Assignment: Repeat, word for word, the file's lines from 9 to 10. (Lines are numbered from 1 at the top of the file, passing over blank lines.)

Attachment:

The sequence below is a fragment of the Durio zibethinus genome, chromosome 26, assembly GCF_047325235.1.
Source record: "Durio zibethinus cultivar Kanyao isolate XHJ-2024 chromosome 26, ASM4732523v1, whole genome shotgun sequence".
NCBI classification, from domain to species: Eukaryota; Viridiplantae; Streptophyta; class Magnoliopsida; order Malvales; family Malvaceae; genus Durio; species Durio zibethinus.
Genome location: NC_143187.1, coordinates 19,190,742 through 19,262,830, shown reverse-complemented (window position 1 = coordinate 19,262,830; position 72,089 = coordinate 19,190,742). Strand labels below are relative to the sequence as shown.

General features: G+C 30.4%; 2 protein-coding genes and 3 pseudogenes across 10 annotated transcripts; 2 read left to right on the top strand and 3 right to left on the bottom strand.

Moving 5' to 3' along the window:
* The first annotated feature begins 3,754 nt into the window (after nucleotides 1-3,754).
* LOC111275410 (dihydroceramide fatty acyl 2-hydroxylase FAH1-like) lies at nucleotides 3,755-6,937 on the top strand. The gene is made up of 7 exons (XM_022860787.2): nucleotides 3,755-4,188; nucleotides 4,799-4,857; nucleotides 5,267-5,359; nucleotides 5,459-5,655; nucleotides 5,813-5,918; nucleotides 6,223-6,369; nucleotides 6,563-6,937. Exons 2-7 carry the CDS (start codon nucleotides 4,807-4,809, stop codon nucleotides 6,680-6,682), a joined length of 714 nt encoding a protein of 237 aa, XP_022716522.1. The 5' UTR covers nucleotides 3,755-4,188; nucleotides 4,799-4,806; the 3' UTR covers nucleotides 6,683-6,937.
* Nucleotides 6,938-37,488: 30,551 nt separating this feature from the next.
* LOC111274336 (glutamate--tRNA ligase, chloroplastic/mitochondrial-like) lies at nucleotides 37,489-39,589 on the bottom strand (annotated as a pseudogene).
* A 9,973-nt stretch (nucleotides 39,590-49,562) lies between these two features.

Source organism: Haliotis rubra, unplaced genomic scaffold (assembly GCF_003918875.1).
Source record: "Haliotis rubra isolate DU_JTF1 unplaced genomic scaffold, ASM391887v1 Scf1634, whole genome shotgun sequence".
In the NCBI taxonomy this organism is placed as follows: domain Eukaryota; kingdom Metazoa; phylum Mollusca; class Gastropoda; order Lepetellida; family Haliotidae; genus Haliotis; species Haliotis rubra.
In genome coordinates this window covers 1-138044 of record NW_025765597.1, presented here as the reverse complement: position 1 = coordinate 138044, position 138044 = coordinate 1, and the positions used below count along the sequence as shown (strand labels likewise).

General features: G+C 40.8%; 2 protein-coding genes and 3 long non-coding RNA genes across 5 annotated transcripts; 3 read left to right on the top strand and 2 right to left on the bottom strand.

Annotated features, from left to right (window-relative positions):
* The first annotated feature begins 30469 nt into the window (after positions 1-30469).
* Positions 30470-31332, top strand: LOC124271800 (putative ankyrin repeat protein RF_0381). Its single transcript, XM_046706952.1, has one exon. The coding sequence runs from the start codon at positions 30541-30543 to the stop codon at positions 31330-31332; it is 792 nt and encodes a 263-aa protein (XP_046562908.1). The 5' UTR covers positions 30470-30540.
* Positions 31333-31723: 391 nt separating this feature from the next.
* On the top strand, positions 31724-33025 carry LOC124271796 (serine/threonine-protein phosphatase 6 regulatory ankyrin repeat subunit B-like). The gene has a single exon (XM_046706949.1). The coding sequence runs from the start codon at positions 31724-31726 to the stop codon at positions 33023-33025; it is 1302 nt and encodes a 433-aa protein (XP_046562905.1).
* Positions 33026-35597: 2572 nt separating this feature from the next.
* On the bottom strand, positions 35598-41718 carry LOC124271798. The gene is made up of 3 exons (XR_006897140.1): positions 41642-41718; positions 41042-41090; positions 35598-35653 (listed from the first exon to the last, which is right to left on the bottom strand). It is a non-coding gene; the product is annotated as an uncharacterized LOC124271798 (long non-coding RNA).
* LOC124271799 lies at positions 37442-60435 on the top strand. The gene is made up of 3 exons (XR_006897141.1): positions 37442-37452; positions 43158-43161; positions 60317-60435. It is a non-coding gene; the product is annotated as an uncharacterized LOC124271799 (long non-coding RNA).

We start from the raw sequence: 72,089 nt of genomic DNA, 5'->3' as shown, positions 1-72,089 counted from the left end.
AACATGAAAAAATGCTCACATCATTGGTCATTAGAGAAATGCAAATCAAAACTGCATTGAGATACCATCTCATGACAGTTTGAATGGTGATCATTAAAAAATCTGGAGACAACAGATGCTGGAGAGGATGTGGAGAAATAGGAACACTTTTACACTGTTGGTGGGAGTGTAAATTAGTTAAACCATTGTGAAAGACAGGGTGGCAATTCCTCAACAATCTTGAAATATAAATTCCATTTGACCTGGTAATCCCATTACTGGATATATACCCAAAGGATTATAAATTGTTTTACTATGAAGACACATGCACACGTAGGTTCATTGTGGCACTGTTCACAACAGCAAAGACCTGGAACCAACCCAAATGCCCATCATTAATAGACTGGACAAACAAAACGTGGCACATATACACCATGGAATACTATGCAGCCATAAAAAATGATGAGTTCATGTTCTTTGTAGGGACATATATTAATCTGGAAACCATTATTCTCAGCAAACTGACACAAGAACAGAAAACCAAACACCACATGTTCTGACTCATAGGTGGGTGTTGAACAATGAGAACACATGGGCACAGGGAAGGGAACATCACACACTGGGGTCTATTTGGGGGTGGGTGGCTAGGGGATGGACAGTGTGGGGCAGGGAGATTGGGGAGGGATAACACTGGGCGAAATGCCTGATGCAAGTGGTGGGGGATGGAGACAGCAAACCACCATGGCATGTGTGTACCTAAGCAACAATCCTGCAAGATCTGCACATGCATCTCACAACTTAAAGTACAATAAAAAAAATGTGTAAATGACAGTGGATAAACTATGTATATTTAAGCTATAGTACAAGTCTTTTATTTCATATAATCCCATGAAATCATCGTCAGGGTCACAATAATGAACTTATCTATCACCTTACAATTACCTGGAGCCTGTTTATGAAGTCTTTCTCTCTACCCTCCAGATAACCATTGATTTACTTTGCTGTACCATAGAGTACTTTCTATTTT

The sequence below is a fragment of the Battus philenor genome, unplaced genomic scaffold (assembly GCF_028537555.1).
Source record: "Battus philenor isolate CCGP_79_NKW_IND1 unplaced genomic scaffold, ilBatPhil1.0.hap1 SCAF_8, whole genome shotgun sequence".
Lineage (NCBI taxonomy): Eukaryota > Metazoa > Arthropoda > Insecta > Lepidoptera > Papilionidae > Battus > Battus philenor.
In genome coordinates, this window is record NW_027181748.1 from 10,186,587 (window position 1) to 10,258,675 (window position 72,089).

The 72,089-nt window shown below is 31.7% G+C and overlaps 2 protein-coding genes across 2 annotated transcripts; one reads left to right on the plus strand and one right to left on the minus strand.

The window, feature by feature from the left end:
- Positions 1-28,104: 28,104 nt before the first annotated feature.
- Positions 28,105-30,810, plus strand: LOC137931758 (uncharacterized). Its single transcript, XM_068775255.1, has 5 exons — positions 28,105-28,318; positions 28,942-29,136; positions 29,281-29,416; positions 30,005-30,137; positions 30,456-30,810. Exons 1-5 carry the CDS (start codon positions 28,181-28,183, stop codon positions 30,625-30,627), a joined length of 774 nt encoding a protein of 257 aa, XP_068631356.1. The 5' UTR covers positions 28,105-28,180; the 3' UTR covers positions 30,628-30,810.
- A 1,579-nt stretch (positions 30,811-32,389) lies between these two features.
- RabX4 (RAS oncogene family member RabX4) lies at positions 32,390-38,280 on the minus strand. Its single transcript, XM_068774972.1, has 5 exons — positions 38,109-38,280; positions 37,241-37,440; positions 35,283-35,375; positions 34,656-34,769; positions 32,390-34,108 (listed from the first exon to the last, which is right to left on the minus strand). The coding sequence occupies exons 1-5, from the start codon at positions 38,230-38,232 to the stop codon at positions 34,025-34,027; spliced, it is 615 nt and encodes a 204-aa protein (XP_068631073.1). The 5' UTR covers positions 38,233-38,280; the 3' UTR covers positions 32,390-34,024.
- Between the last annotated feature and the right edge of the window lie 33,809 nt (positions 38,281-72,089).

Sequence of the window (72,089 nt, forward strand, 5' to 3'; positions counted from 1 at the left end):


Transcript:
* Nucleotides 6,938-37,488: 30,551 nt separating this feature from the next.
* LOC111274336 (glutamate--tRNA ligase, chloroplastic/mitochondrial-like) lies at nucleotides 37,489-39,589 on the bottom strand (annotated as a pseudogene).